“My brothers had other foster families,” she continued. “Anton was four and Aaron was six when they came home. My sister was two. I was the first and only baby, and I was the last. They didn’t have any more kids after me. My mom discovered she didn’t actually like the whole baby part.” El meant it as a joke, but Neal didn’t laugh.
“Babies are easier to place,” he said. “Older children not so much. Especially boys.”
Peter was the FBI agent, but Elizabeth wasn’t stupid.
“Were you in the foster care system, Neal?” she asked, trying to keep the question light. The whole subject seemed to make him uncomfortable.
“Yeah.” He smiled at her, but it too large and flashy to be genuine. “Peter didn’t tell you?” He sounded a little defensive.
“No,” she said, raising her eyebrows. “Why would he? We don’t talk about his work. It’s boring.”
“My mother was a crackhead,” Neal said, before she asked. “Child protective services took us away after my little sister tested positive for drugs at birth.”
“Oh.” Elizabeth tried not to sound horrified. “That’s awful, Neal. I’m sorry.” She reached across the table and patted him on the arm. He was warm and tense under her touch, but didn’t pull away. She took that as a sign he didn’t hate talking about it. “How old were you?”
“I was five,” he said. “I don’t really remember much, though.”
And that was a lie. Peter didn’t talk about work at home, but when he did, it was usually about Neal and Elizabeth knew his tells as well as her husband did. She wasn’t sure what to say, since it seemed like Neal was closing the subject.
“Do you know anything about your birth parents?” Neal asked, changing the topic for her.
“Most of those records are confidential,” she told him. “Even when my parents were state employees.”
“Right,” Neal said.
“But,” she continued, “then I married an FBI agent.”
Neal stared at her. “Peter?” he said, incredulous. “Really? He broke the rules? Wow.”
“Bent,” Elizabeth corrected. “Just a little. In the course of an old investigation, he subpoenaed certain relevant records.”
“I didn’t know he had it in him.”
“I probably wasn’t supposed to tell anyone,” she said. “Particularly you.”
“My lips are sealed.” Neal was flirting with her again, which was actually a relief. “What did you find out?”
“My birthmother was fourteen when she had me.”
“Whoa.” Neal let out a low whistle. “That’s young.”
“That’s a baby having a baby.”
“Yeah,” Neal agreed.
“After that, I didn’t really have any questions. Or any what-ifs, you know? How can a fourteen year old be a mom? I don’t think she even had a choice after I was born. Her parents probably decided for her to place me.”
“You ever try to find her?” Neal asked. “She’d be what…barely fifty?”
“She would,” El said. “But she died when I was seventeen, before I even started looking. Way before I met Peter.”
“I’m sorry,” Neal offered.
El shrugged. “I have a really great Mom.” She smiled down at the photographs spread on the table.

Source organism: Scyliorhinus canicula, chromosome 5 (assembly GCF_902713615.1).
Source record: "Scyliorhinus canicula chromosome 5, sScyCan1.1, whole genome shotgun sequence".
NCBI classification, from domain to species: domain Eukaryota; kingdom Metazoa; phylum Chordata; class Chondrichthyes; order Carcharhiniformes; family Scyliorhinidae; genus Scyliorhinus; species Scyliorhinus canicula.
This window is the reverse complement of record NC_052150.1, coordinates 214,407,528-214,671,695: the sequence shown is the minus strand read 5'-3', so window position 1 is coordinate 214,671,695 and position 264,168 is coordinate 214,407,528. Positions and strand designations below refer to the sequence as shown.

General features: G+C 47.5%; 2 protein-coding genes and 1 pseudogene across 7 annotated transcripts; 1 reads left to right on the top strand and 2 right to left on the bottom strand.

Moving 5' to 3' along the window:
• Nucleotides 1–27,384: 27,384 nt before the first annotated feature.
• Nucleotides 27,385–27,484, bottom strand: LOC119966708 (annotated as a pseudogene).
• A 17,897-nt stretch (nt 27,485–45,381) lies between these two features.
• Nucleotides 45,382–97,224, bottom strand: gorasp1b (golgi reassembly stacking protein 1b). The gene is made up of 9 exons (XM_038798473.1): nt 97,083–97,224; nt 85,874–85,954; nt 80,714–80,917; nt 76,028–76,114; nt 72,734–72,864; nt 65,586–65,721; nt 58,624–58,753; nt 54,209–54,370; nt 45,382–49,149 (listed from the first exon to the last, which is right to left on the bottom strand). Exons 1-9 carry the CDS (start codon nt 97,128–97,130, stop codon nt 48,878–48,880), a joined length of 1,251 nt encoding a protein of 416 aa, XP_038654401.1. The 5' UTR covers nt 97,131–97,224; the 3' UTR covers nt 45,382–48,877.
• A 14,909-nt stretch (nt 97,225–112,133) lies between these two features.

Neal smiled back, but it didn’t quite reach his eyes.
“Did you ever try to find yours?” El asked him.
Immediately, Neal shook his head. “I didn’t really have any interest,” he said, neutrally. “She was pretty messed up.” El nodded. “She was young – not as young as yours, though – she was 18 when I was born. I tried to find my sister, though. She was adopted at birth and all the records were sealed.”
“They didn’t try to keep you together?”
“No.” Neal’s face was perfectly blank but it still struck her as incredibly sad. “Besides, no foster family wants a drug addicted baby and a five-year-old me.”
“You were a handful?” El guessed. She meant it kindly and actually winced when pain sliced across Neal’s face, covered quickly by a fake smirk. “I’m sorry, Neal. That was a mean thing to say.”
“It’s okay.” He smiled broadly and it still looked fake to her. “It’s exactly what you’re thinking.” The fake smile stayed. “I had a number of behavioral challenges.”
“You don’t have to talk about it,” Elizabeth said, gently.
Neal shrugged. “I don’t remember it,” he said again, clearly lying.
Shortly after that, Agent Clinton Jones arrived on her doorstep, sent by Peter to bring Neal home.
“He doesn’t trust me alone here,” Neal cracked, gathering his stuff. “You better check my pockets for the silverware.”
El rolled her eyes. “Thanks for your help, Neal.” She meant it. While their conversation had gotten unexpectedly heavy, he’d still finished half of the scrapbook.
“Anytime,” Neal said.
“I’ll take you up on that,” she called, as he followed Clinton out of the house.
Peter got home late, hungry and extremely pissed off at the USDA, the grand jurors, and possibly the entire American judicial system. El cleaned her scrapbook supplies off the table and heated him up some leftover lasagna while he ranted. He didn’t stop until the fork actually went into his mouth.
“Mmm, hey honey, this is good,” he said, swallowing.
El smiled, waiting to pose her question until the food had helped his mood.
“So,” she said, eventually. “How come you never told me Neal was a fosterchild?”
“Huh?” Peter had his mouth full and had to swallow. “What?”
“We got to talking about my family,” she said. “He saw my brothers. It came out that he was a fosterchild, too.”
“No,” Peter said. “He wasn’t.”
“He said he was.”
Peter put his fork down. “Neal lies like breathing, El.” He frowned. “I don’t know why he’d lie about that, but it was probably to manipulate you into doing something. I knew I shouldn’t have left-”
“He wasn’t lying,” she interrupted. “I can tell. And he got really uncomfortable after he told me, which is when he started lying about not remembering any of his childhood.”
Peter still looked dubious.
“He did the face,” she continued. “Totally blank and then big stupid smiles after each lie.”